We’ve all grown up hearing about various illnesses and infectious diseases…some small, many major.
But, as West Indians, especially Trinbagonians, we are accustomed to resorting to all sorts of anecdotes about what “granny” used “back in the day” to cure a problem, or of “bush” medicines that could remedy it all.
Common colds…we can beat that! A little fever…we have the bush for that too!
But, in the 21st century, with numerous illnesses, infectious diseases, epidemics and now a pandemic, beating even the smallest of illness seem to be but a major fight.
So where do we stand?
Already in these first two decades of the 21st century, the world has been sharply reminded time after time of the degree to which people in all countries and on all continents remain chronically vulnerable to infectious diseases, known and unknown.
Looking at a World Health Organisation study on Managing Epidemics, we at izzo realized that the Coronovirus is just the beginning and we have to learn to start LIVING with epidemics and taking the necessary precautions.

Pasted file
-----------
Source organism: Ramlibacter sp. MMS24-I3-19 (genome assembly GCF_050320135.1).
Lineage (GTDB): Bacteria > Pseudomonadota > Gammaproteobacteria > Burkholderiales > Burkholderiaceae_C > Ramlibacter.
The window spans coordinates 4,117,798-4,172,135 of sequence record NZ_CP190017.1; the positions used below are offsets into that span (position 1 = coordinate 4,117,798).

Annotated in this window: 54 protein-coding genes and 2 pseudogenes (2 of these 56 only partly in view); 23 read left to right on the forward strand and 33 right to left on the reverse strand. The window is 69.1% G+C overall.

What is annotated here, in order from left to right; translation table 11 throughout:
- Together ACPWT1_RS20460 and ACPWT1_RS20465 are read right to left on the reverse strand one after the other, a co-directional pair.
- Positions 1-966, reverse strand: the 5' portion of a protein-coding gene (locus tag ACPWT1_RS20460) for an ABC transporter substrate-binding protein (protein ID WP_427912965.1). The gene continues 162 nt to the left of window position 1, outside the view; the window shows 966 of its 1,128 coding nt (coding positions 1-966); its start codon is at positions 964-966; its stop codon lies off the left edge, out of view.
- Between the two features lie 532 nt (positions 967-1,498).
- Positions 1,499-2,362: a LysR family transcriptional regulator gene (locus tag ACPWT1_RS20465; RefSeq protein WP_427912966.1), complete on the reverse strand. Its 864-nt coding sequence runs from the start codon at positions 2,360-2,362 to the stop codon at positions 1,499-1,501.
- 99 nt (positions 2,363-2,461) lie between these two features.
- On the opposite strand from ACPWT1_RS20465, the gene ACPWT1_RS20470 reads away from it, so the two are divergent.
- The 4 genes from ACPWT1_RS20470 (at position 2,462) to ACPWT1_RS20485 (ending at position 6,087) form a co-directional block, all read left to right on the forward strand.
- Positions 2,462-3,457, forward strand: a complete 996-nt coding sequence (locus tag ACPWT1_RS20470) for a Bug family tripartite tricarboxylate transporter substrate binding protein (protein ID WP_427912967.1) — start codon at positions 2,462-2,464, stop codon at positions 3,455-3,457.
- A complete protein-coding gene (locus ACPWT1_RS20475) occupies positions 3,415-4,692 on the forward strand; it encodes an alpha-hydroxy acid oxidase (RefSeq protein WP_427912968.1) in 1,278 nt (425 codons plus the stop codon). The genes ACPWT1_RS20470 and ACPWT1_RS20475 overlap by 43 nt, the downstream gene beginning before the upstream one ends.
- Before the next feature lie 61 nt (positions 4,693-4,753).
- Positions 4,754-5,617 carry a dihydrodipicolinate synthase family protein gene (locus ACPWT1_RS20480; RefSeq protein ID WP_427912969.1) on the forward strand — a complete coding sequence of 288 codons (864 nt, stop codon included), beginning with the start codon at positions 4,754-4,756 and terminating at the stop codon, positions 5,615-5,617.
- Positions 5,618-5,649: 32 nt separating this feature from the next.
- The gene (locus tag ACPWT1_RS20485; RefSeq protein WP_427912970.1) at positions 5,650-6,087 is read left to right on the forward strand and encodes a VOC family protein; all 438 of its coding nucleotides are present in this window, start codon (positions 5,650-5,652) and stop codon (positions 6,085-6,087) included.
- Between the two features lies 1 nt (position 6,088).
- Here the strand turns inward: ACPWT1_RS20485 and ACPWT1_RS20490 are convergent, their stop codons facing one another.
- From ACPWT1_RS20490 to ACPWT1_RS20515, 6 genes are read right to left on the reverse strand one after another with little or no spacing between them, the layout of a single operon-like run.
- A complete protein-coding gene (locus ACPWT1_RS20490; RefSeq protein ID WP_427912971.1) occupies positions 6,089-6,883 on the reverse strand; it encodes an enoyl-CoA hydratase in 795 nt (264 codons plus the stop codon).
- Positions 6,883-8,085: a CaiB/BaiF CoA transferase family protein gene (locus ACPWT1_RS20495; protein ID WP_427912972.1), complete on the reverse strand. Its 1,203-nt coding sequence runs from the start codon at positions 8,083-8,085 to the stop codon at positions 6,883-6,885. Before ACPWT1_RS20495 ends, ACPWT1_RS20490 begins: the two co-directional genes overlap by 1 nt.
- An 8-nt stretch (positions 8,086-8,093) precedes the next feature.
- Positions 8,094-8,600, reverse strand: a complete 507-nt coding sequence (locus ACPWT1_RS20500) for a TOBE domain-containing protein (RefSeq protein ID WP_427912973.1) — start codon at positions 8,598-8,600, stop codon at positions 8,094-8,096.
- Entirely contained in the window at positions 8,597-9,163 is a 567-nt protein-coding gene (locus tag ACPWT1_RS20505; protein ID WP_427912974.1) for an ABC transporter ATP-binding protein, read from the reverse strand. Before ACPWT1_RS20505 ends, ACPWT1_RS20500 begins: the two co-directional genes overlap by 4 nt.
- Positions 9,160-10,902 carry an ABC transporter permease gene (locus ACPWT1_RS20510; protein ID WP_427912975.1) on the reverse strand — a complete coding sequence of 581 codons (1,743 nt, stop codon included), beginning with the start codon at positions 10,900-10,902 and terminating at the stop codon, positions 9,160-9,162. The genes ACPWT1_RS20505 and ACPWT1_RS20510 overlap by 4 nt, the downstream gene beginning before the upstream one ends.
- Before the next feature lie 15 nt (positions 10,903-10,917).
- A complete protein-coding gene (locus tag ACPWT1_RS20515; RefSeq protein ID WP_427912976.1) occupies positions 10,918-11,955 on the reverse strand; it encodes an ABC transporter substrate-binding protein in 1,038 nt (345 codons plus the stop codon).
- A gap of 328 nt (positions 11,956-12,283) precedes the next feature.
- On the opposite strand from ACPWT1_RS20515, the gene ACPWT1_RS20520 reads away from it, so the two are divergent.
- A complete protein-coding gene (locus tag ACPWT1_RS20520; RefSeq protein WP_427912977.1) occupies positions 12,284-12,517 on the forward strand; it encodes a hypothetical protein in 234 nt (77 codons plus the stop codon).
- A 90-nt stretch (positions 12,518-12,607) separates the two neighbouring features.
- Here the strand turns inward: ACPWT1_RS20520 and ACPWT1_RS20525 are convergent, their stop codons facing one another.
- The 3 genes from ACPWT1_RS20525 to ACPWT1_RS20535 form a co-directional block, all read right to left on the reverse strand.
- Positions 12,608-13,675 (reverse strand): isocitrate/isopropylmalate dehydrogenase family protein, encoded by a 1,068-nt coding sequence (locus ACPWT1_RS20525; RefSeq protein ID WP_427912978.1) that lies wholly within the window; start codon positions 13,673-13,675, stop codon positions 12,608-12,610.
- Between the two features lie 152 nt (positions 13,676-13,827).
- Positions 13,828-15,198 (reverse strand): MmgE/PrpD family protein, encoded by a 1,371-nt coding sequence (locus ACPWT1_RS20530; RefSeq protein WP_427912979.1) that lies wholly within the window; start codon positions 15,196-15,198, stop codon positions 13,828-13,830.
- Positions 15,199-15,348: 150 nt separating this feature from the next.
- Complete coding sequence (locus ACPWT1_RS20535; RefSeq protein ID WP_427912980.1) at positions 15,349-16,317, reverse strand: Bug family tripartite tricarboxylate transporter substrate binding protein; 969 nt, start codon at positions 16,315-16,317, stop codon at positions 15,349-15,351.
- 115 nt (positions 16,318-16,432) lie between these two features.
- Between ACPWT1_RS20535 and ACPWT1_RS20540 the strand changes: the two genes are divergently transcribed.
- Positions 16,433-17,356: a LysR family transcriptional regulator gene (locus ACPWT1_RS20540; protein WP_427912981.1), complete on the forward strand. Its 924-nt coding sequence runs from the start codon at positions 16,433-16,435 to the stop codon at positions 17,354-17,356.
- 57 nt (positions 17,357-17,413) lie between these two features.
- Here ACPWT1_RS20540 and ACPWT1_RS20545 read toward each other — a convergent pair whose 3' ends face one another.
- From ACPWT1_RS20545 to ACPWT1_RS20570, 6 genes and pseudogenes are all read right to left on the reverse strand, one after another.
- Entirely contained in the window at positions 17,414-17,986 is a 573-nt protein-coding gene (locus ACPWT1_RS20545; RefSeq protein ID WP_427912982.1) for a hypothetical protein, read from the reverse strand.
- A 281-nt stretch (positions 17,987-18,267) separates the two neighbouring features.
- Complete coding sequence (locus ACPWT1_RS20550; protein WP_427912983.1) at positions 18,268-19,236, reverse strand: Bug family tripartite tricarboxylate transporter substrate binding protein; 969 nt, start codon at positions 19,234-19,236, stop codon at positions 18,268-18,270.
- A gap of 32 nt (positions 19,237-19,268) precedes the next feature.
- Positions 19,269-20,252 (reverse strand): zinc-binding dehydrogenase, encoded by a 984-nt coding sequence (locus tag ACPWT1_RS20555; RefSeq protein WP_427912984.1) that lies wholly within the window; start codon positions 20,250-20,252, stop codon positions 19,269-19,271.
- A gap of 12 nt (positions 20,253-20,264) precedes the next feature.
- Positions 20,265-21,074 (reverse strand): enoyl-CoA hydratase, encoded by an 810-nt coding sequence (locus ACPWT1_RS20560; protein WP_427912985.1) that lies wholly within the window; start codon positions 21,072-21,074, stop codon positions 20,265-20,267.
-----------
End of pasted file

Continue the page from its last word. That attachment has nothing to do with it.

In this series we will look at diseases in the past and what we can expect going forward.
WHO reports that in the 1970s, and for years afterwards, remarkable progress, including the development of new vaccines, antibiotics and other treatments and technologies, led to a proclamation of a victory of mankind over microbes. Many experts thought it was “the time to close the book on the problem of infectious diseases” (Jesse Steinfeld, MD, US Surgeon General, 1969).
But… that was the experts “jumping the gun” as we would say as this lay the roots of a dangerous complacency.
The microbes they thought vaccines and antibiotics would eliminate didn’t go away. They just went out of sight.
Instead, the focus turned to chronic, non-communicable diseases, which came to receive much more attention. But nature was by no means in retreat. In fact, it seemed to return and took many health institutions and decision makers by surprise.